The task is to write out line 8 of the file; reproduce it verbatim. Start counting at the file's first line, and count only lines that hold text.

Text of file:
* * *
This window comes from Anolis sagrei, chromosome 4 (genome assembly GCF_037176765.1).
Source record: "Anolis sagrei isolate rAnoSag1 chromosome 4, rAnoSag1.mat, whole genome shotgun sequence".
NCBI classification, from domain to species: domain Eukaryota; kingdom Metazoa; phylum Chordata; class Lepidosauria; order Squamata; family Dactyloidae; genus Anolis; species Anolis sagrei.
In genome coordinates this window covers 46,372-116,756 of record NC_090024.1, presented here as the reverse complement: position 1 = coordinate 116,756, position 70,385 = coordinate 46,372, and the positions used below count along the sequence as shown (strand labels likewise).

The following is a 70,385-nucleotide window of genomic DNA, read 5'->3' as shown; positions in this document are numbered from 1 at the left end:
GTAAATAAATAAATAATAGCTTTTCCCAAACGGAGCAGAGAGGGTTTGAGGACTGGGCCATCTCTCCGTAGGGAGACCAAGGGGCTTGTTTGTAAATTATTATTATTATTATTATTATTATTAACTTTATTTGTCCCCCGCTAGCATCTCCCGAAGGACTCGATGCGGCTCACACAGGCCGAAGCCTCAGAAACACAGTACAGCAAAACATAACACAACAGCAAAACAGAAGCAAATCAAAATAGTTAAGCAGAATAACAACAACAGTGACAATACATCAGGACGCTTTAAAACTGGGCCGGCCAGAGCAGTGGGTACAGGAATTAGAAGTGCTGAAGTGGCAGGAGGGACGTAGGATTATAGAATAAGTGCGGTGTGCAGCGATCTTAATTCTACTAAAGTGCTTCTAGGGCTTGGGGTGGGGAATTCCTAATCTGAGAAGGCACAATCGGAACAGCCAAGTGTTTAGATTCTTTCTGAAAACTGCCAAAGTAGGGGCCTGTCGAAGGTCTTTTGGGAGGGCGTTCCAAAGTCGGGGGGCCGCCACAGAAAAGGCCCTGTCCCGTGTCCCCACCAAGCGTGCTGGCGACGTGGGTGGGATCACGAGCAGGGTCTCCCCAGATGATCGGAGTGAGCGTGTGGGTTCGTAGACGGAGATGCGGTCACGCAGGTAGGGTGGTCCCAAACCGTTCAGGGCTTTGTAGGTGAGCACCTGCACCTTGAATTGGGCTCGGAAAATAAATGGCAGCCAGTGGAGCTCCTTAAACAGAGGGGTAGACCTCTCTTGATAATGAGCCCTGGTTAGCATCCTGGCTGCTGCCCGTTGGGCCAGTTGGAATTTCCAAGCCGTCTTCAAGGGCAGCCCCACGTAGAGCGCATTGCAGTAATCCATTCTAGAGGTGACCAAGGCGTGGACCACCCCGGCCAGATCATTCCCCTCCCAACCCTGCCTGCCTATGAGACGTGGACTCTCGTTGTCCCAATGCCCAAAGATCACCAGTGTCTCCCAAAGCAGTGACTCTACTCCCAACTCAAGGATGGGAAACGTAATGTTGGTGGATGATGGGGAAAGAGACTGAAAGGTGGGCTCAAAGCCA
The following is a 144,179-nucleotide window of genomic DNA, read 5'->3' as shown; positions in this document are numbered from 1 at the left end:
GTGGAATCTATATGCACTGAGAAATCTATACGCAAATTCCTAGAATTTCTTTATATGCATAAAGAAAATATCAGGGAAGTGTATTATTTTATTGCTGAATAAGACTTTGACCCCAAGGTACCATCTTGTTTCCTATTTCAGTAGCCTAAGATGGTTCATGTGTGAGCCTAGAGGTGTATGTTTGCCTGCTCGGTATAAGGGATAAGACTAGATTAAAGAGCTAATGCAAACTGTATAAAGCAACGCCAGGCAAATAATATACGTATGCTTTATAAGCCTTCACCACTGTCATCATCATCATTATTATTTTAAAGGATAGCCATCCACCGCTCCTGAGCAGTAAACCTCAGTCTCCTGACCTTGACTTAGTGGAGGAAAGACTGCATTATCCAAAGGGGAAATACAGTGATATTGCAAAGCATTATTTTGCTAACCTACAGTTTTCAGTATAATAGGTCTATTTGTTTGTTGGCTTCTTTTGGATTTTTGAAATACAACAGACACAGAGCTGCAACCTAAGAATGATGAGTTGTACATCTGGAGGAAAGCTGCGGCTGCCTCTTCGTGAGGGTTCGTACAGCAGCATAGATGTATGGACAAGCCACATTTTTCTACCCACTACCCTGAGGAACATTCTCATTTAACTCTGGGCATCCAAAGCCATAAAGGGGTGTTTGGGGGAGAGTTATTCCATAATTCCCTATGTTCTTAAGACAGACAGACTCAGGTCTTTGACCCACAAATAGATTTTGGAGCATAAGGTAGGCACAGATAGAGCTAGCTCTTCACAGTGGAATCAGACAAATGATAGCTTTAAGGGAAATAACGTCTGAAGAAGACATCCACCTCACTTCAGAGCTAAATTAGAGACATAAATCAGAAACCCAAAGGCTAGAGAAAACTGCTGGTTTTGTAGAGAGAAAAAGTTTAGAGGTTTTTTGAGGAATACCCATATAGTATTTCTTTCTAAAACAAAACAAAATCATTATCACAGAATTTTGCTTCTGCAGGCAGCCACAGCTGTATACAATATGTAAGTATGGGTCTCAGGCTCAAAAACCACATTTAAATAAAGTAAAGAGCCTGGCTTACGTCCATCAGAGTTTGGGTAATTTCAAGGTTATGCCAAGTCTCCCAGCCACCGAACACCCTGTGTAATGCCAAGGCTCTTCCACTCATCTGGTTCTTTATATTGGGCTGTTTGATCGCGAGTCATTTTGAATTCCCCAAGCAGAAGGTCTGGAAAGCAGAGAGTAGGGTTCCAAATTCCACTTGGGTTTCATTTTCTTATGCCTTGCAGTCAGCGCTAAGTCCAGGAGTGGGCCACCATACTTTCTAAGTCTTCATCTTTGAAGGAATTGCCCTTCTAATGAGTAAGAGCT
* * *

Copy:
GTGGAATCTATATGCACTGAGAAATCTATACGCAAATTCCTAGAATTTCTTTATATGCATAAAGAAAATATCAGGGAAGTGTATTATTTTATTGCTGAATAAGACTTTGACCCCAAGGTACCATCTTGTTTCCTATTTCAGTAGCCTAAGATGGTTCATGTGTGAGCCTAGAGGTGTATGTTTGCCTGCTCGGTATAAGGGATAAGACTAGATTAAAGAGCTAATGCAAACTGTATAAAGCAACGCCAGGCAAATAATATACGTATGCTTTATAAGCCTTCACCACTGTCATCATCATCATTATTATTTTAAAGGATAGCCATCCACCGCTCCTGAGCAGTAAACCTCAGTCTCCTGACCTTGACTTAGTGGAGGAAAGACTGCATTATCCAAAGGGGAAATACAGTGATATTGCAAAGCATTATTTTGCTAACCTACAGTTTTCAGTATAATAGGTCTATTTGTTTGTTGGCTTCTTTTGGATTTTTGAAATACAACAGACACAGAGCTGCAACCTAAGAATGATGAGTTGTACATCTGGAGGAAAGCTGCGGCTGCCTCTTCGTGAGGGTTCGTACAGCAGCATAGATGTATGGACAAGCCACATTTTTCTACCCACTACCCTGAGGAACATTCTCATTTAACTCTGGGCATCCAAAGCCATAAAGGGGTGTTTGGGGGAGAGTTATTCCATAATTCCCTATGTTCTTAAGACAGACAGACTCAGGTCTTTGACCCACAAATAGATTTTGGAGCATAAGGTAGGCACAGATAGAGCTAGCTCTTCACAGTGGAATCAGACAAATGATAGCTTTAAGGGAAATAACGTCTGAAGAAGACATCCACCTCACTTCAGAGCTAAATTAGAGACATAAATCAGAAACCCAAAGGCTAGAGAAAACTGCTGGTTTTGTAGAGAGAAAAAGTTTAGAGGTTTTTTGAGGAATACCCATATAGTATTTCTTTCTAAAACAAAACAAAATCATTATCACAGAATTTTGCTTCTGCAGGCAGCCACAGCTGTATACAATATGTAAGTATGGGTCTCAGGCTCAAAAACCACATTTAAATAAAGTAAAGAGCCTGGCTTACGTCCATCAGAGTTTGGGTAATTTCAAGGTTATGCCAAGTCTCCCAGCCACCGAACACCCTGTGTAATGCCAAGGCTCTTCCACTCATCTGGTTCTTTATATTGGGCTGTTTGATCGCGAGTCATTTTGAATTCCCCAAGCAGAAGGTCTGGAAAGCAGAGAGTAGGGTTCCAAATTCCACTTGGGTTTCATTTTCTTATGCCTTGCAGTCAGCGCTAAGTCCAGGAGTGGGCCACCATACTTTCTAAGTCTTCATCTTTGAAGGAATTGCCCTTCTAATGAGTAAGAGCT